Kiwis flock to fly on strong dollar

By Morgan Tait

Cost of international flights and buying power overseas have travelling New Zealanders buying up a storm.

Naomi Somervile and Adam Booth are keen travellers and say their buying power has grown. Photo / Richard Robinson
Naomi Somervile and Adam Booth are keen travellers and say their buying power has grown. Photo / Richard Robinson

Kiwis are riding the strong New Zealand dollar overseas and using their newfound purchasing power to enjoy more sights and experiences while they are there.

The country's economic growth, tipped to outpace most other developed nations this year, is good news for Kiwis travelling abroad and many New Zealanders are already taking advantage of strong currency conversion rates.

Travel industry experts say they are taking more bookings and inquiries and watching New Zealanders get more "bang for their buck".

A Herald comparison of the prices of a range of consumer purchases overseas showed buying a latte from Cafe Munich in Germany costs about $5.70 today, but when converted at 2009's exchange rate the same drink would cost $8.40.

We compared Wednesday's conversion rates - with the New Zealand dollar at US83c, 61c against the euro and 50p against the pound - with the same date in 2009.

Going out for a plate of international restaurant chain Wagamama's Teriyaki Beef Soba noodle dish would cost $26.07 at today's prices, but $38.28 at 2009's exchange rate.

Taking a ride on a double-decker bus in London costs $4.80 now, but $6.24 at 2009 rates.

Someone wanting the latest model iPad would have to pay $909 at electronics giant FNAC in Paris at 2009 conversions, but just $620 now.

Flight Centre general manager Simon Mckearney said business and customer inquiries were up 20 per cent on the same time last year.

"It's brought back into the marketplace more travellers," he said. "Year on year our sales are significantly up and ... it's not just us, all our competitors are doing the same.

"Travel is cheaper with the Aussie and US dollar both in great shape [for those with Kiwi dollars], so people know they are going to get a bigger bang for their buck once they get overseas."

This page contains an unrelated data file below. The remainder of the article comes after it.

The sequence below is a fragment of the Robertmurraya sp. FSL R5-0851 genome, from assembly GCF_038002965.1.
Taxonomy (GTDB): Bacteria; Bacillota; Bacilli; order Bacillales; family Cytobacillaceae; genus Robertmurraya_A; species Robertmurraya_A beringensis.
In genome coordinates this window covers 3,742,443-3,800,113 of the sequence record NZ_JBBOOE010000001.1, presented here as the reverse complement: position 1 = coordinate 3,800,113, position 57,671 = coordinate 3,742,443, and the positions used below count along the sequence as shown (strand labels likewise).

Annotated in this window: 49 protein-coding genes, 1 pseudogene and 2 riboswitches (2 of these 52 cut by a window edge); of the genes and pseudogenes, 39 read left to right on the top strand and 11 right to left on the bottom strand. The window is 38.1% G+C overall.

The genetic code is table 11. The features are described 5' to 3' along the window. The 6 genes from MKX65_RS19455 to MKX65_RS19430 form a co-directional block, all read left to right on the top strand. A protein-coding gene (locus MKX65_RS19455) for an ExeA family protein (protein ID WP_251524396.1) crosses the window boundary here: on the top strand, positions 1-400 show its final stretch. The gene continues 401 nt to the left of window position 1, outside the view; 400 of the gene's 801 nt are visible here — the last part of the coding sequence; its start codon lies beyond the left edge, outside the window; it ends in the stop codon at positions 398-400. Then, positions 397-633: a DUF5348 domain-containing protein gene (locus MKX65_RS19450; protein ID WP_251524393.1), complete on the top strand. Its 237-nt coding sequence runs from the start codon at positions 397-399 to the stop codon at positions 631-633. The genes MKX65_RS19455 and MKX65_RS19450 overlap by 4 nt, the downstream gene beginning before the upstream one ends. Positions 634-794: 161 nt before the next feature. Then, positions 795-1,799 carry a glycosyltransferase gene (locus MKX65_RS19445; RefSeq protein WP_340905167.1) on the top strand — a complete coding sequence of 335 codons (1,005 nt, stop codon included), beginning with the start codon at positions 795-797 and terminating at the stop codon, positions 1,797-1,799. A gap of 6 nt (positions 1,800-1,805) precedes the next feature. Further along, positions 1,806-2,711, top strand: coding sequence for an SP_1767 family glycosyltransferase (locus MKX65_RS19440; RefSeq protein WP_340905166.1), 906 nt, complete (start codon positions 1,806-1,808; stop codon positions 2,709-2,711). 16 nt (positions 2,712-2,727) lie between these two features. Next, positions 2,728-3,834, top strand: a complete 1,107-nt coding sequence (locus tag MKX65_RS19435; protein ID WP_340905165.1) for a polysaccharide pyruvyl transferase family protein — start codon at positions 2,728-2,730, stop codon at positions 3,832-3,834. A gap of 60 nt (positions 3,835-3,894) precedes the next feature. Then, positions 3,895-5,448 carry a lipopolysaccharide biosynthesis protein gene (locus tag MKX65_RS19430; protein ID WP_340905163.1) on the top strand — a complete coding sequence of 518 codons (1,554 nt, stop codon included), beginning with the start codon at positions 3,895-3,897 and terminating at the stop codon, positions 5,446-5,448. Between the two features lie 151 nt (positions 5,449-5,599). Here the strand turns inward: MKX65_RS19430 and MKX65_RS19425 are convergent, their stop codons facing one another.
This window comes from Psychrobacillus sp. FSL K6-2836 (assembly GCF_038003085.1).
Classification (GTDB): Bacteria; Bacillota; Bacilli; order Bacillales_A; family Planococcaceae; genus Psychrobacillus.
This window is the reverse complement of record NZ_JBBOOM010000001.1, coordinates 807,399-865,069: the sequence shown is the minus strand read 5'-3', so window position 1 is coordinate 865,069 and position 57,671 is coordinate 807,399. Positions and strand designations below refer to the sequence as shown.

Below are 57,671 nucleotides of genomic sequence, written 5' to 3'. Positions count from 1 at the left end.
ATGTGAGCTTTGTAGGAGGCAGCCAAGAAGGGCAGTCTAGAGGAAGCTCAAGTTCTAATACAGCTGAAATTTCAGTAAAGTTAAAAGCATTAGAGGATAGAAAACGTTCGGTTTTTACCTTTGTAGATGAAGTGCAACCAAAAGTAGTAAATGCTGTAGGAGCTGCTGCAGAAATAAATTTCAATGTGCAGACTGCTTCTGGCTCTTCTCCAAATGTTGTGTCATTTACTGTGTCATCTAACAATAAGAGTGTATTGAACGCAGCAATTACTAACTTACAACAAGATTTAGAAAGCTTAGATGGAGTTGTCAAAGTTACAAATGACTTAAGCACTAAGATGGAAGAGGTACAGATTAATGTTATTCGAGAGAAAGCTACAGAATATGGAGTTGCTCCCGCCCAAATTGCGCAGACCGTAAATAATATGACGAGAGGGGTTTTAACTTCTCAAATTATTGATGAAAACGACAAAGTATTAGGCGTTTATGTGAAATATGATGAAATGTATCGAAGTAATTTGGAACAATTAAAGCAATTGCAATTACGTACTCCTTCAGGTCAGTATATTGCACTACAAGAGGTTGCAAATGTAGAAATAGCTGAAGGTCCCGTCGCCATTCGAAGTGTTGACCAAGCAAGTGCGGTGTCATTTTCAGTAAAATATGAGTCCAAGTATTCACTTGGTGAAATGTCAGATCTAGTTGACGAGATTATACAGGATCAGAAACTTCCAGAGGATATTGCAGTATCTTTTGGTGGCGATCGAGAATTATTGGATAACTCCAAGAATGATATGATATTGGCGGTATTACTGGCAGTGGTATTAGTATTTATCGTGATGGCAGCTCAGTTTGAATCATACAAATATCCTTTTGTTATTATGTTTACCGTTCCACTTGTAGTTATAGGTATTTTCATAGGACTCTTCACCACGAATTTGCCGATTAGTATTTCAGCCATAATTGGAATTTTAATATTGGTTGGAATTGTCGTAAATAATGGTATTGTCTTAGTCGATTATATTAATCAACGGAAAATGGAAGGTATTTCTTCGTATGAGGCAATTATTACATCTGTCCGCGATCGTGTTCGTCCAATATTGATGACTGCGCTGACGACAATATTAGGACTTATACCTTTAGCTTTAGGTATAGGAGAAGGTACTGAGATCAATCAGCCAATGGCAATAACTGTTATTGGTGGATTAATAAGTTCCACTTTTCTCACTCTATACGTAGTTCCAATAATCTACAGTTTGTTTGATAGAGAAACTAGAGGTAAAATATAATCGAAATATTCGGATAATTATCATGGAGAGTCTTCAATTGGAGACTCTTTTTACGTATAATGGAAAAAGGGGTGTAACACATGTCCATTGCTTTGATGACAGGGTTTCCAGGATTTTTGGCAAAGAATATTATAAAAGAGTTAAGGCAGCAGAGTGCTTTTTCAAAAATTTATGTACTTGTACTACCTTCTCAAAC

He expected interest to rise in February and throughout the year.

Tour companies Contiki and Trafalgar, which take groups around Asia, the UK, Europe and the US, were experiencing a 15 per cent increase compared to the same time last year.

Contiki general manager Tony Laskey said more young people were travelling, especially to Australia, Asia and the Americas where the Kiwi dollar performed best.

"Absolutely more young people are travelling because we've got a strong dollar," he said. "Our Europe inquiries and bookings are up, but when you look at somewhere like the States or Australia, our bookings are up even more."

Trafalgar general manager Scott Cleaver said the value of the Kiwi dollar was changing what New Zealanders chose to do on their travels.

"Everyone sees the UK as a destination now that is more affordable. You used to buy a cup of coffee in London that was the same in pounds as it was in dollars, so it was always this horrendously expensive exercise, but people don't view it that way now.

"Pricing, particularly outside of London, seems to have dropped a little bit and obviously with the strength of the dollar it means for the first time in a long time we feel we can get some value there."

Mr Laskey said New Zealanders were making the most of their purchasing power.